Workers and Employers Wield Different Tools to Win the Labor Shortage
Even though recent reports from the Bureau of Labor Statistics point to rising rates in workers going back to their jobs, influenced in part by the end of COVID unemployment benefits, payroll tallies still don’t come close to before March 2020 and prior; 5.3 million short, to be precise. This general strike, in everything but name, has changed the dynamic between employees and employers. Companies respond to a labor shortage with strategies for incentivizing new workers and filling the gaps with cutting edge technology, while workers look at job market lacking quality wages and benefits and demand change through withheld labor.
Part of how companies are responding is by weighing whether these positions need to be filled at all, turning to AI and machine learning as a potential solution to reduce the scope of required labor. This strategy may work in some industries, but in Big Tech for example, where positions are increasingly demanding high levels of problem-solving, AI may only go so far to alleviate the situation.
And once again, the world asks: is this a sign that positions will be permanently eliminated from the economy? And if so, what are the long-term ramifications? Will this change how workers wield their power in the workplace, especially in unionizing efforts? To get more insights, we spoke with Scott Hirsch, CTO of Talent MarketPlace, an algorithmically-enhanced recruitment platform for employers and workers. Here’s where he saw AI, labor shortages, and Big Tech intersecting.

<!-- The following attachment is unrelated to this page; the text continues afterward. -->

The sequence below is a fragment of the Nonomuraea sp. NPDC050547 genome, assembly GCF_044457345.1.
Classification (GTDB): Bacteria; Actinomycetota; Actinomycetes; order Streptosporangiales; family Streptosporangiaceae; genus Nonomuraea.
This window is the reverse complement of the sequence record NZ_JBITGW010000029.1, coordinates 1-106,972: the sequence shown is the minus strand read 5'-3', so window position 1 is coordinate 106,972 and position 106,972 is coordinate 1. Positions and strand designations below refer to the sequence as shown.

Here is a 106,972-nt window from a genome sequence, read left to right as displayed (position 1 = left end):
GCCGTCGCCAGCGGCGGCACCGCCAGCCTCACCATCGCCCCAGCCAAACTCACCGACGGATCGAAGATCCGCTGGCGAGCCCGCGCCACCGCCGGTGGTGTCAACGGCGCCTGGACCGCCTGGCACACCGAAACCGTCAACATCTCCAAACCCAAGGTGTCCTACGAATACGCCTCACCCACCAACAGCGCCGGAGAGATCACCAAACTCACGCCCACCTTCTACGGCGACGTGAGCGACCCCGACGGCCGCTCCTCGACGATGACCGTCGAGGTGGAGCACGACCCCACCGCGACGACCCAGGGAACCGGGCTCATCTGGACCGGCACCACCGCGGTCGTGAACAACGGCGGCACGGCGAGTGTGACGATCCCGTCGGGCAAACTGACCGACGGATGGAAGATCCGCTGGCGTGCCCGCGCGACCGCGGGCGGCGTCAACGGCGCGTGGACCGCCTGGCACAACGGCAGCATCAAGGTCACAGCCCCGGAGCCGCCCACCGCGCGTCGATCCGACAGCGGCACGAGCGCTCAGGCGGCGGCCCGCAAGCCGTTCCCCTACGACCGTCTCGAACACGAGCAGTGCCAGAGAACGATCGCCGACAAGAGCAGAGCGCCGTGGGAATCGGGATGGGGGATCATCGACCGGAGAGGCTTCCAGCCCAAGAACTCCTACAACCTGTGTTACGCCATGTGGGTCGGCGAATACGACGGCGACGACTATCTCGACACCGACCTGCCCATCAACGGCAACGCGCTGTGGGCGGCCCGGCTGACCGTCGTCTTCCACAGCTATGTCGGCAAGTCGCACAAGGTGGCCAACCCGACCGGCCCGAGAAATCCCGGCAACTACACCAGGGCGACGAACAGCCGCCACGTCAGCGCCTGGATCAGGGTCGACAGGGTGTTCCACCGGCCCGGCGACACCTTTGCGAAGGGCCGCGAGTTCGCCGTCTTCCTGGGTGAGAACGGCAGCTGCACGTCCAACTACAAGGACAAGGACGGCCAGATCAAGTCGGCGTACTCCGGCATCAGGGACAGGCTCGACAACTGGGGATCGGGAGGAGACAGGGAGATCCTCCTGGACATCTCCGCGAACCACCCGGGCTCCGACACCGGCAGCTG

Amazon’s HQ2 Pause Should Force Businesses to Rethink Workplace Flexibility Office Space Expansion
As Amazon decides to pause the construction of its HQ2 project amidst an uncertain economic climate, businesses are forced to grapple with the strategic viability of their workplace and work model. Major tech companies, faced with significant workforce reductions, are reevaluating the need for traditional office spaces and whether it’s a wise decision to consider […]
Metaverse Marketing: Influencer Avatars Open Up Retailers to a Target Generation of Consumers
The Metaverse has been growing since 2020 and is predicted to hit $800 billion by 2024. The Metaverse has always been extremely popular with the gaming industry, but there are more areas where the Metaverse has been proven to generate revenue for companies. Retailers are now expanding and using Metaverse marketing to reach younger generations […]
Sustainable Living: Exploring the Relationship Between Home Development and Trees
On this episode of Building Roots, two of Treenewal’s ISA Certified Arborists, James Allen and Cory Herpel, discussed the importance of taking a proactive approach to maintaining healthy trees in developing communities. They highlighted the need for involving an arborist early in the process, before any construction takes place, to minimize root damage and other […]